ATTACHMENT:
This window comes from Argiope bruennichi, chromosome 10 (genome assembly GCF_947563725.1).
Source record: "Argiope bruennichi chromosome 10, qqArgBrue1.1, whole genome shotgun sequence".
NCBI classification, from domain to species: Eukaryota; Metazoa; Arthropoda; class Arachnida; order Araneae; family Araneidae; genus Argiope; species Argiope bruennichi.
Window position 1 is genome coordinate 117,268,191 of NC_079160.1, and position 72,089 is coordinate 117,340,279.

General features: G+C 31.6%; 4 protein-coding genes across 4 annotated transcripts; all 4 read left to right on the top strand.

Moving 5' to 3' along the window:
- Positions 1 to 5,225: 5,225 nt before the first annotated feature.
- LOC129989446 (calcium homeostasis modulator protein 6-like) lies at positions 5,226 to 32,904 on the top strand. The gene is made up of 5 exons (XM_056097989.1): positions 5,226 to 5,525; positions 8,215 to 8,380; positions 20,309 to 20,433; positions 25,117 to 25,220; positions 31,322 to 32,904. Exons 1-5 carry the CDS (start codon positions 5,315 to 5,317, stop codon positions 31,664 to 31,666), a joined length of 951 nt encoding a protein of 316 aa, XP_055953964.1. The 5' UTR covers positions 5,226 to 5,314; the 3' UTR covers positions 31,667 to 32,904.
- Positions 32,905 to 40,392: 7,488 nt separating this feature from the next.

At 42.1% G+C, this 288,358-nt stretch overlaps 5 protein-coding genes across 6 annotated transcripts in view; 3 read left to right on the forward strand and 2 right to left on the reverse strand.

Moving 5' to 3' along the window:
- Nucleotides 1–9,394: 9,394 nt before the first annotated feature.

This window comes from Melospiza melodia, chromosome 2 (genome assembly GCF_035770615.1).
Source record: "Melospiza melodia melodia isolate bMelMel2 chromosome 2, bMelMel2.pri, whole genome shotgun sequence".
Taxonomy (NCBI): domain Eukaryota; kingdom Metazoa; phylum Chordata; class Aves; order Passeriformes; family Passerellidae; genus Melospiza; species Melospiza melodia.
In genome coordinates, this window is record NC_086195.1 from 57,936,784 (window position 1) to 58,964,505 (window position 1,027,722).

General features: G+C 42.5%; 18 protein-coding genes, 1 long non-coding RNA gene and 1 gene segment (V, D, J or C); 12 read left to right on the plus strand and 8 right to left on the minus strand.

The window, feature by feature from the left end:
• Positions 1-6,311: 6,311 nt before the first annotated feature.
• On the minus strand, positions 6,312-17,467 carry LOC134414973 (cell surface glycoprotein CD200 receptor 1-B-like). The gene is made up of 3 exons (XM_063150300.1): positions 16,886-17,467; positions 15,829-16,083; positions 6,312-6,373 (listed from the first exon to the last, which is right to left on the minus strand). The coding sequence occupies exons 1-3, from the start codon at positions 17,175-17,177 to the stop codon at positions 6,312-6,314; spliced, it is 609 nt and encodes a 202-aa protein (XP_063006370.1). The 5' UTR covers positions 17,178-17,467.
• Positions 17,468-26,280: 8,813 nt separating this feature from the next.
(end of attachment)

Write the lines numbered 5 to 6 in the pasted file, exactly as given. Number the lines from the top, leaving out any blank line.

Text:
General features: G+C 31.6%; 4 protein-coding genes across 4 annotated transcripts; all 4 read left to right on the top strand.

Moving 5' to 3' along the window: